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Re: bridi, tanru and lujvo
la .eduard. TCR,lin. cusku di'e
> I am a beginner at lojban, but not at math and computer science. I hope
> this is useful:
[excellent explanation of relational algebra deleted]
> Is there a reasonable, provably unambiguous way to represent arbitrary
> relational join-projection operations in lojban, as bridi?
There is, indeed. Predicate logic is a superset of relational logic,
which is based on a carefully restricted form that's computationally
easy to implement.
> If not, how could we make one?
Here's how to assert rigorously that Mon Repos is a doghouse for Spot:
da poi me la spot. de poi me la mon. repos. di zo'u
da gerku di .ije de gerku da
(Ex)(x is Spot) (Ey)(y is Mon Repos) (Ez):
(x is-a-dog-of-breed z) and (y is-a-nest-for x)
There exists an x (Spot) and a y (Mon Repos) and a z such that
x is a dog of breed z and y is a nest for x.
> Can this be spoken and understood, in general?
So we hope!
> Can we apply the same idea to tanru?
We could, but it vitiates the purpose of tanru, which is to be able
to speak NON-rigorously. If, in order to express an idea which is
not yet lexified, we must firmly establish what the exact relationship
is that we are expressing, we will have trouble using the language in
a spontaneous and natural manner.
Similarly, there are other areas of deliberate semantic ambiguity.
Notably, names are speaker-relative, not pinned down to some specific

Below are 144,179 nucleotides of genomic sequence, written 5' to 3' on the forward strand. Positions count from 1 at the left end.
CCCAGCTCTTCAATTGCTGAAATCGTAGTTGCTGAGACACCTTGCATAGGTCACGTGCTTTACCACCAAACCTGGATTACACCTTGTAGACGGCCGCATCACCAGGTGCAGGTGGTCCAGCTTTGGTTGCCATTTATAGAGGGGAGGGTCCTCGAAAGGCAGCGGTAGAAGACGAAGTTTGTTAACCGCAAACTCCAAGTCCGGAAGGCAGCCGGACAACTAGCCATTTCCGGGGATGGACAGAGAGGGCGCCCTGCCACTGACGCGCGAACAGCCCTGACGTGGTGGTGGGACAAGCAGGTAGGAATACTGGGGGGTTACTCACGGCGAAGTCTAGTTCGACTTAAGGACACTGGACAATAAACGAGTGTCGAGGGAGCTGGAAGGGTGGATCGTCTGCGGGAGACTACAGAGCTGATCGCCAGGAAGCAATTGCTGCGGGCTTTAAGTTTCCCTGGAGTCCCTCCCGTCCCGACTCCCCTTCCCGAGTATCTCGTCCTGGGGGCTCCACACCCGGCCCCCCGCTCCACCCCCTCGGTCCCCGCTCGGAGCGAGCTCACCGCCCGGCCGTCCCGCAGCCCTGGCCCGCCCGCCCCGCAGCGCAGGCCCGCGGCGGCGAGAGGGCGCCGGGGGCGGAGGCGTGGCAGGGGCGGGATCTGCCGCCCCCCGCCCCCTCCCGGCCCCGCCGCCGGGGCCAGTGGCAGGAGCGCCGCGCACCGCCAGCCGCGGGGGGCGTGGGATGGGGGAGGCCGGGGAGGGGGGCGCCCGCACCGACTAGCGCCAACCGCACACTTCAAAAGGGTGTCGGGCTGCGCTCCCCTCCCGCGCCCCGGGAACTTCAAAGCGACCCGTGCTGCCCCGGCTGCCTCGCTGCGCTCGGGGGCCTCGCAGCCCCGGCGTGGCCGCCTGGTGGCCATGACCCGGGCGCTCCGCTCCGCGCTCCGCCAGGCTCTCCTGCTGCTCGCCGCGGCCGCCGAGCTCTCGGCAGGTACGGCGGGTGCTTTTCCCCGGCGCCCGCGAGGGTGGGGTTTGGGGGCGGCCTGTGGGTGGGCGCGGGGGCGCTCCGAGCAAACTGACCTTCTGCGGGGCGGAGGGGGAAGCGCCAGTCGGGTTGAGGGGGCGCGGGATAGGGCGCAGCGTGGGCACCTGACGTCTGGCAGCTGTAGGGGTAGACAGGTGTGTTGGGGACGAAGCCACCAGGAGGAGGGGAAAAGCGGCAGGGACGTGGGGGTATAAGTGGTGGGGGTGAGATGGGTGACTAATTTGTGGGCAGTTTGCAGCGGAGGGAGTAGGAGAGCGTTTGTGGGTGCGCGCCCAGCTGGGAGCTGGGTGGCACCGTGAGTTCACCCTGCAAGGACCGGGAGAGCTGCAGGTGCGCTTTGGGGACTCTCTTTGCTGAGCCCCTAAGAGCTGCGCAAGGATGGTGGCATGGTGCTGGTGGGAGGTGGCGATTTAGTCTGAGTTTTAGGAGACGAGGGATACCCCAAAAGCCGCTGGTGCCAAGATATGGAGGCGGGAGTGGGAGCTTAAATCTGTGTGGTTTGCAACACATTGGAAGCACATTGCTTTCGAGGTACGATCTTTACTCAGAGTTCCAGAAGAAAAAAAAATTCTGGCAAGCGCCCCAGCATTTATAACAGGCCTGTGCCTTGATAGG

onomasticon, so we cannot know who "la djan." is without context.
> Can we apply it to the generation of lujvo, where we might want to make
> more than one lujvo from a particular pair of gismu?
Remember that lujvo are not limited to gismu >pairs<; they can be
arbitrarily long. As we say in Lojbanistan, the price of infinite
precision is infinite verbosity.
> Can we define lujvo explicitly on the fly as a sort of extensible
> pro-bridi, as we make definitions in mathematics or carry out relational
> operations against a DBMS, or do we have to go through a formal procedure
> and haggle over the details each time? I personally hold with Humpty Dumpty
> on this: "When I use a lujvo, it means exactly what I wish it to mean,
> neither more nor less," because I wish to be able to say explicitly what I
> wish it to mean, and I foresee a need to make up lots of them.
It is a tanru, rather than a lujvo, which is Humpty-Dumpty-esque. The
point of lujvo is to freeze useful interpretations about which there is,
or ought to be, consensus.
John Cowan sharing account <email@example.com> for now
e'osai ko sarji la lojban.